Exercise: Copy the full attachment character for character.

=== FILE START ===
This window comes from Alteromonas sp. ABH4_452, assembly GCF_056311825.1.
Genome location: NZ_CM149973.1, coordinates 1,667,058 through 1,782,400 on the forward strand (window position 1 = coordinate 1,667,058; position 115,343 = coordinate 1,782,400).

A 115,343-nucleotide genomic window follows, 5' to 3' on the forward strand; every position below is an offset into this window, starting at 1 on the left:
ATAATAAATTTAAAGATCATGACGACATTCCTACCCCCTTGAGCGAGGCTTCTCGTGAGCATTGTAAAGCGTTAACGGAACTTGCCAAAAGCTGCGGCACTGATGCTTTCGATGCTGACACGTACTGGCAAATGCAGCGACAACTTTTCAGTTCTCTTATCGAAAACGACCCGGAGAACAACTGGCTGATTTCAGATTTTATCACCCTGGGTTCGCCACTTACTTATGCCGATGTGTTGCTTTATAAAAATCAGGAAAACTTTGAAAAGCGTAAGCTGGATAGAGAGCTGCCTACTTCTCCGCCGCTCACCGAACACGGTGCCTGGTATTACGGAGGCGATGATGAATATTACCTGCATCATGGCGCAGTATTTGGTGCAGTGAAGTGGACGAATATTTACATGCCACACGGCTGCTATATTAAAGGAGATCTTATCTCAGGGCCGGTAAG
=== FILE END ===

This window comes from Alteromonas sp. ABH4_452, assembly GCF_056311825.1.
Genome location: NZ_CM149973.1, coordinates 1,667,058 through 1,782,400 on the forward strand (window position 1 = coordinate 1,667,058; position 115,343 = coordinate 1,782,400).

A 115,343-nucleotide genomic window follows, 5' to 3' on the forward strand; every position below is an offset into this window, starting at 1 on the left:
ATAATAAATTTAAAGATCATGACGACATTCCTACCCCCTTGAGCGAGGCTTCTCGTGAGCATTGTAAAGCGTTAACGGAACTTGCCAAAAGCTGCGGCACTGATGCTTTCGATGCTGACACGTACTGGCAAATGCAGCGACAACTTTTCAGTTCTCTTATCGAAAACGACCCGGAGAACAACTGGCTGATTTCAGATTTTATCACCCTGGGTTCGCCACTTACTTATGCCGATGTGTTGCTTTATAAAAATCAGGAAAACTTTGAAAAGCGTAAGCTGGATAGAGAGCTGCCTACTTCTCCGCCGCTCACCGAACACGGTGCCTGGTATTACGGAGGCGATGATGAATATTACCTGCATCATGGCGCAGTATTTGGTGCAGTGAAGTGGACGAATATTTACATGCCACACGGCTGCTATATTAAAGGAGATCTTATCTCAGGGCCGGTAAG